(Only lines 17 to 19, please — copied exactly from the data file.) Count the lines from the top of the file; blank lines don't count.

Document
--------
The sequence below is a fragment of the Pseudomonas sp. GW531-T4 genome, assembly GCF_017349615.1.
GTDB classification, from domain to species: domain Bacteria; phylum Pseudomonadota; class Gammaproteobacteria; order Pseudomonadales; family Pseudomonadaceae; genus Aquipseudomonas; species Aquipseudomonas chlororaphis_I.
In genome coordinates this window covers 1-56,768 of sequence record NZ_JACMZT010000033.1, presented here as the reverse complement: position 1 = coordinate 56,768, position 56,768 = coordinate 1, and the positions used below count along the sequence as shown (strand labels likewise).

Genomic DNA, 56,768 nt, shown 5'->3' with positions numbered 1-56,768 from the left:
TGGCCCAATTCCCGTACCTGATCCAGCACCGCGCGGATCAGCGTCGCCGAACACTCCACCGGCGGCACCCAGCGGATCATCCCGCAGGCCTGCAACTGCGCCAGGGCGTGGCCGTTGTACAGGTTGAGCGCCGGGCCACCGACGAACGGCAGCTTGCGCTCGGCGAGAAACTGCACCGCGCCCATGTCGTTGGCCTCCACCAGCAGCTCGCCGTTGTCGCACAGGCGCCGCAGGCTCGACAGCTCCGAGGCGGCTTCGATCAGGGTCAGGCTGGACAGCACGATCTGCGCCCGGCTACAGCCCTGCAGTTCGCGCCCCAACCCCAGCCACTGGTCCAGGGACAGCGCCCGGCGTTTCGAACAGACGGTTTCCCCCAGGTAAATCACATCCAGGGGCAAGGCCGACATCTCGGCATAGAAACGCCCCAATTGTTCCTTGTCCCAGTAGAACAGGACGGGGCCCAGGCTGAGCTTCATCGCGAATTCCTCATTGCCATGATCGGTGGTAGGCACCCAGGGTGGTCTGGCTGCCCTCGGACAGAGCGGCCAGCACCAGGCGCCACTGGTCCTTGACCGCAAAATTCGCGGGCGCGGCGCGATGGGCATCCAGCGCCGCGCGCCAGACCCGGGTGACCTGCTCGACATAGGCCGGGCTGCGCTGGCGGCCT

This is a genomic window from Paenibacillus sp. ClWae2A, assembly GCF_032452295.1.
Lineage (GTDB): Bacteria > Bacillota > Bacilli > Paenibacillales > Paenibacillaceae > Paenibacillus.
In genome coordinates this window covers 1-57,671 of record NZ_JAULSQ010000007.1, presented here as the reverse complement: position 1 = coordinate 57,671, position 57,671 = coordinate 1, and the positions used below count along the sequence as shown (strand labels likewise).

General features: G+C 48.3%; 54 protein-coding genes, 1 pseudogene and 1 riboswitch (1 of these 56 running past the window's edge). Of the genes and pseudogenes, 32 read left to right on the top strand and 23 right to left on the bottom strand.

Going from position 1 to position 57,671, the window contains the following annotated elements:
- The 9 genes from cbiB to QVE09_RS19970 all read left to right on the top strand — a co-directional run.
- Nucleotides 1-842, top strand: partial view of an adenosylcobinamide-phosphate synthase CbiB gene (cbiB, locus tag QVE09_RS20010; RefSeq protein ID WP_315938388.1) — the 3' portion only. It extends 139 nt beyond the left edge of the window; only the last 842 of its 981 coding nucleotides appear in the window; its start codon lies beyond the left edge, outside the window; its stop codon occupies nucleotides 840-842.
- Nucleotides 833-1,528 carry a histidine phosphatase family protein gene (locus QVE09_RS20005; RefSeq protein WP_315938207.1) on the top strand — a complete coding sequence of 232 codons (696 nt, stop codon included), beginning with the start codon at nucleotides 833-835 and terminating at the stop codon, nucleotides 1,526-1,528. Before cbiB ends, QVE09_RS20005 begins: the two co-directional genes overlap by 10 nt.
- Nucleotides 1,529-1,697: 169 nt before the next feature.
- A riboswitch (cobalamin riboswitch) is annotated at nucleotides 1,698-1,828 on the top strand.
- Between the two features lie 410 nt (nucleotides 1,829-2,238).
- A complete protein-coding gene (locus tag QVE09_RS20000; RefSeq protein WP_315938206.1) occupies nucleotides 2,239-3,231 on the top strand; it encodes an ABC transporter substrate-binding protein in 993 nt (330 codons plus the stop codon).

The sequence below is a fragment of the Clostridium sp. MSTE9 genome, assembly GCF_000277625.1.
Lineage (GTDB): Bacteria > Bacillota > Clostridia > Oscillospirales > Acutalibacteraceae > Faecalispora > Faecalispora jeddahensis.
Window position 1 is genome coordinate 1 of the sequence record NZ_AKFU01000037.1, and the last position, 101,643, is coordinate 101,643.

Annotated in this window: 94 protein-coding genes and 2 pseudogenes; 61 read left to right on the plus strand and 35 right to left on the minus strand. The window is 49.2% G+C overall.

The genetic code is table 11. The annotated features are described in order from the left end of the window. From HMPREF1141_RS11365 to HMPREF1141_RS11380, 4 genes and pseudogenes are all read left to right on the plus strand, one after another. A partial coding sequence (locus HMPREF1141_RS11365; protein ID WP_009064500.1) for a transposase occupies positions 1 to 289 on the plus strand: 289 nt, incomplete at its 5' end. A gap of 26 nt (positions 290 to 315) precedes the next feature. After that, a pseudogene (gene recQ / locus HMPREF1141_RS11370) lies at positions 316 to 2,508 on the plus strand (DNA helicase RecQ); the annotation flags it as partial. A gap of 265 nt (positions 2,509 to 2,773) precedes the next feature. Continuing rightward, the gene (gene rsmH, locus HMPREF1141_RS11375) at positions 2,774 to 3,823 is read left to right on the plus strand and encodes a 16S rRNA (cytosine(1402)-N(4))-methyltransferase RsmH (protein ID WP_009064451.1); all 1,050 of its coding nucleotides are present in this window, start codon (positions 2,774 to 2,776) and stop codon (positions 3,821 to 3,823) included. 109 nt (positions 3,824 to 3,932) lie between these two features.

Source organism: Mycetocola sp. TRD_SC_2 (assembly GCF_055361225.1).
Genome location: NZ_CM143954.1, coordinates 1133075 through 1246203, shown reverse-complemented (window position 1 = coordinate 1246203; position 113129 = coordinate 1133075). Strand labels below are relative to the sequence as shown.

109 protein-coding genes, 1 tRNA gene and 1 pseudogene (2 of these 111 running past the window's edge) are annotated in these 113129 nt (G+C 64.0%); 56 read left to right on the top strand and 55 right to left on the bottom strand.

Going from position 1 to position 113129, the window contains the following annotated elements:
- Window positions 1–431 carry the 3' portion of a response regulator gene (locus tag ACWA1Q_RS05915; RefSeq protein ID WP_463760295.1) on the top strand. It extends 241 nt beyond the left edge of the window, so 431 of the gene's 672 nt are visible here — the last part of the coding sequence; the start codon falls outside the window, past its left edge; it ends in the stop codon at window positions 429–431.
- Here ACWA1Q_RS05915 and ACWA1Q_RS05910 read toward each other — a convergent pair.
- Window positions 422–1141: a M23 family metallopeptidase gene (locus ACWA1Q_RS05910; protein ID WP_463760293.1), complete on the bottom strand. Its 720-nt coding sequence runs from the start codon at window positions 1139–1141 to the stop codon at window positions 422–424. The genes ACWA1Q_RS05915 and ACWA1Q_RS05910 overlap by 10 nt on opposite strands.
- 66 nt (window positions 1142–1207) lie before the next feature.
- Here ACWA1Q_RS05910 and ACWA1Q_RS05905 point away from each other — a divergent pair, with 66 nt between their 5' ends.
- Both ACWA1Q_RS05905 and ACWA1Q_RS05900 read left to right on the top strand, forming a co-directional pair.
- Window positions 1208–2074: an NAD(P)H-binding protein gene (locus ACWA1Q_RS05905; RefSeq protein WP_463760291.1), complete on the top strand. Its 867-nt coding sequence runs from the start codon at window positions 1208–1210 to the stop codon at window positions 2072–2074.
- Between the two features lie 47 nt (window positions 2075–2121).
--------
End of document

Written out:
- A complete protein-coding gene (locus tag QVE09_RS20000; RefSeq protein WP_315938206.1) occupies nucleotides 2,239-3,231 on the top strand; it encodes an ABC transporter substrate-binding protein in 993 nt (330 codons plus the stop codon).

The sequence below is a fragment of the Clostridium sp. MSTE9 genome, assembly GCF_000277625.1.
Lineage (GTDB): Bacteria > Bacillota > Clostridia > Oscillospirales > Acutalibacteraceae > Faecalispora > Faecalispora jeddahensis.